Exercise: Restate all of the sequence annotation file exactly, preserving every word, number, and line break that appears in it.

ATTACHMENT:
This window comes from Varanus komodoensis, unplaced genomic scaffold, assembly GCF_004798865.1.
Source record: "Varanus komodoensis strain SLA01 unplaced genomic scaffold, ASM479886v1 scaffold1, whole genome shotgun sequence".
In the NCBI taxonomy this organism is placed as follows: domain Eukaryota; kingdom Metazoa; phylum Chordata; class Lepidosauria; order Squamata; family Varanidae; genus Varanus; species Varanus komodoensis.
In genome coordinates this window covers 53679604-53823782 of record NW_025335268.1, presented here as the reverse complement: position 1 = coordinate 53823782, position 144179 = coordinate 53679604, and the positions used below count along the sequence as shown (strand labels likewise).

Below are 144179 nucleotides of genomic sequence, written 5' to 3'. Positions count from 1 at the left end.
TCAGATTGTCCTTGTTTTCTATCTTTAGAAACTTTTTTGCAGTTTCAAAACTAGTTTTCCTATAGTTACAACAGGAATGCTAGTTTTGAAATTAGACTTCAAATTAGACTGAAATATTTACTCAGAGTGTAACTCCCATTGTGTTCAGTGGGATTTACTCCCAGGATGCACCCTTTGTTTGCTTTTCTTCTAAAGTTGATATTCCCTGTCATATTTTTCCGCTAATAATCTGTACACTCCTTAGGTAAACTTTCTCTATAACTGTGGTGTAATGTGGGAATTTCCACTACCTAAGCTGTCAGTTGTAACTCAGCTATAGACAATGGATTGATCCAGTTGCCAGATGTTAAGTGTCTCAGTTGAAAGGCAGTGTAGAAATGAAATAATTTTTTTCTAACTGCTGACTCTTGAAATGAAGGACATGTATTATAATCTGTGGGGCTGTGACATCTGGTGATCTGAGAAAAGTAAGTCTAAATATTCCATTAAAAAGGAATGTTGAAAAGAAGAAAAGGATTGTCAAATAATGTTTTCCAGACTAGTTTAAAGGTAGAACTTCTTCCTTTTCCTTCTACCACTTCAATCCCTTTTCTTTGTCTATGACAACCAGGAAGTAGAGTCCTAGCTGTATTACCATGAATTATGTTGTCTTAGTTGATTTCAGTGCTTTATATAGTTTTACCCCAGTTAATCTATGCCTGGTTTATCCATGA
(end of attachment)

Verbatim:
This window comes from Varanus komodoensis, unplaced genomic scaffold, assembly GCF_004798865.1.
Source record: "Varanus komodoensis strain SLA01 unplaced genomic scaffold, ASM479886v1 scaffold1, whole genome shotgun sequence".
In the NCBI taxonomy this organism is placed as follows: domain Eukaryota; kingdom Metazoa; phylum Chordata; class Lepidosauria; order Squamata; family Varanidae; genus Varanus; species Varanus komodoensis.
In genome coordinates this window covers 53679604-53823782 of record NW_025335268.1, presented here as the reverse complement: position 1 = coordinate 53823782, position 144179 = coordinate 53679604, and the positions used below count along the sequence as shown (strand labels likewise).

Below are 144179 nucleotides of genomic sequence, written 5' to 3'. Positions count from 1 at the left end.
TCAGATTGTCCTTGTTTTCTATCTTTAGAAACTTTTTTGCAGTTTCAAAACTAGTTTTCCTATAGTTACAACAGGAATGCTAGTTTTGAAATTAGACTTCAAATTAGACTGAAATATTTACTCAGAGTGTAACTCCCATTGTGTTCAGTGGGATTTACTCCCAGGATGCACCCTTTGTTTGCTTTTCTTCTAAAGTTGATATTCCCTGTCATATTTTTCCGCTAATAATCTGTACACTCCTTAGGTAAACTTTCTCTATAACTGTGGTGTAATGTGGGAATTTCCACTACCTAAGCTGTCAGTTGTAACTCAGCTATAGACAATGGATTGATCCAGTTGCCAGATGTTAAGTGTCTCAGTTGAAAGGCAGTGTAGAAATGAAATAATTTTTTTCTAACTGCTGACTCTTGAAATGAAGGACATGTATTATAATCTGTGGGGCTGTGACATCTGGTGATCTGAGAAAAGTAAGTCTAAATATTCCATTAAAAAGGAATGTTGAAAAGAAGAAAAGGATTGTCAAATAATGTTTTCCAGACTAGTTTAAAGGTAGAACTTCTTCCTTTTCCTTCTACCACTTCAATCCCTTTTCTTTGTCTATGACAACCAGGAAGTAGAGTCCTAGCTGTATTACCATGAATTATGTTGTCTTAGTTGATTTCAGTGCTTTATATAGTTTTACCCCAGTTAATCTATGCCTGGTTTATCCATGA